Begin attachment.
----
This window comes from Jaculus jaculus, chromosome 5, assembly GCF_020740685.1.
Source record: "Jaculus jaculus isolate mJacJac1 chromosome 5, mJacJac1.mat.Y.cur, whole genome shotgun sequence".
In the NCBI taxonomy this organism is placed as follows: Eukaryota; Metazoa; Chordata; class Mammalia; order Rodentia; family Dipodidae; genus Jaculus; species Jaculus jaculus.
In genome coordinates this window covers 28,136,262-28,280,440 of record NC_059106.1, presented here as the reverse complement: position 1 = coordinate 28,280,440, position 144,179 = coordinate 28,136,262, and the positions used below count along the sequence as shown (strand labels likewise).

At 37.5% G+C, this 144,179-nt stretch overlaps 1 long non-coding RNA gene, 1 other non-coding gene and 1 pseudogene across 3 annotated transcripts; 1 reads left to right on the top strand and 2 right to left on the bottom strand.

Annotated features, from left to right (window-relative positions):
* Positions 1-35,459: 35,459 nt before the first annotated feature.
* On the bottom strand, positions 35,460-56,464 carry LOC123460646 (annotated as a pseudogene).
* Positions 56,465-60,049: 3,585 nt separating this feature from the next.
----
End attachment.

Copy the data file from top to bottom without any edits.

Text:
This window comes from Jaculus jaculus, chromosome 5, assembly GCF_020740685.1.
Source record: "Jaculus jaculus isolate mJacJac1 chromosome 5, mJacJac1.mat.Y.cur, whole genome shotgun sequence".
In the NCBI taxonomy this organism is placed as follows: Eukaryota; Metazoa; Chordata; class Mammalia; order Rodentia; family Dipodidae; genus Jaculus; species Jaculus jaculus.
In genome coordinates this window covers 28,136,262-28,280,440 of record NC_059106.1, presented here as the reverse complement: position 1 = coordinate 28,280,440, position 144,179 = coordinate 28,136,262, and the positions used below count along the sequence as shown (strand labels likewise).

At 37.5% G+C, this 144,179-nt stretch overlaps 1 long non-coding RNA gene, 1 other non-coding gene and 1 pseudogene across 3 annotated transcripts; 1 reads left to right on the top strand and 2 right to left on the bottom strand.

Annotated features, from left to right (window-relative positions):
* Positions 1-35,459: 35,459 nt before the first annotated feature.
* On the bottom strand, positions 35,460-56,464 carry LOC123460646 (annotated as a pseudogene).
* Positions 56,465-60,049: 3,585 nt separating this feature from the next.